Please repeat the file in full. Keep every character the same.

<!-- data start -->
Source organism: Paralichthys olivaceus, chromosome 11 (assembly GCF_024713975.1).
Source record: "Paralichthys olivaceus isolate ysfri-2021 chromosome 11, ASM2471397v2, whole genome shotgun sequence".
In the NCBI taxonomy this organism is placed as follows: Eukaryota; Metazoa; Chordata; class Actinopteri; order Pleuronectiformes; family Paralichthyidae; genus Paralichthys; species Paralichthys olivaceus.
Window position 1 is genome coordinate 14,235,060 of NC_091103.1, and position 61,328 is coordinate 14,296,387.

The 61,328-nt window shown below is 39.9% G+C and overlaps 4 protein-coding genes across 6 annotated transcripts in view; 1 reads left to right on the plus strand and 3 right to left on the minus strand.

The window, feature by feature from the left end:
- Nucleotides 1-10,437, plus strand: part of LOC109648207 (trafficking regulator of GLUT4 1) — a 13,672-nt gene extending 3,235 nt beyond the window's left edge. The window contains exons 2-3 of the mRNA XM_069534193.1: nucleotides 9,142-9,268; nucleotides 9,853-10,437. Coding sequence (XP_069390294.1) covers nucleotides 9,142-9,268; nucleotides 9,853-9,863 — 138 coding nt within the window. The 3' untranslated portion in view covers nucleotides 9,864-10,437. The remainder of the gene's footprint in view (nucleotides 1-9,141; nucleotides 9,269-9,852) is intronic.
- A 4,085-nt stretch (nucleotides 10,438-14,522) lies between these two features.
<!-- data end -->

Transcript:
Source organism: Paralichthys olivaceus, chromosome 11 (assembly GCF_024713975.1).
Source record: "Paralichthys olivaceus isolate ysfri-2021 chromosome 11, ASM2471397v2, whole genome shotgun sequence".
In the NCBI taxonomy this organism is placed as follows: Eukaryota; Metazoa; Chordata; class Actinopteri; order Pleuronectiformes; family Paralichthyidae; genus Paralichthys; species Paralichthys olivaceus.
Window position 1 is genome coordinate 14,235,060 of NC_091103.1, and position 61,328 is coordinate 14,296,387.

The 61,328-nt window shown below is 39.9% G+C and overlaps 4 protein-coding genes across 6 annotated transcripts in view; 1 reads left to right on the plus strand and 3 right to left on the minus strand.

The window, feature by feature from the left end:
- Nucleotides 1-10,437, plus strand: part of LOC109648207 (trafficking regulator of GLUT4 1) — a 13,672-nt gene extending 3,235 nt beyond the window's left edge. The window contains exons 2-3 of the mRNA XM_069534193.1: nucleotides 9,142-9,268; nucleotides 9,853-10,437. Coding sequence (XP_069390294.1) covers nucleotides 9,142-9,268; nucleotides 9,853-9,863 — 138 coding nt within the window. The 3' untranslated portion in view covers nucleotides 9,864-10,437. The remainder of the gene's footprint in view (nucleotides 1-9,141; nucleotides 9,269-9,852) is intronic.
- A 4,085-nt stretch (nucleotides 10,438-14,522) lies between these two features.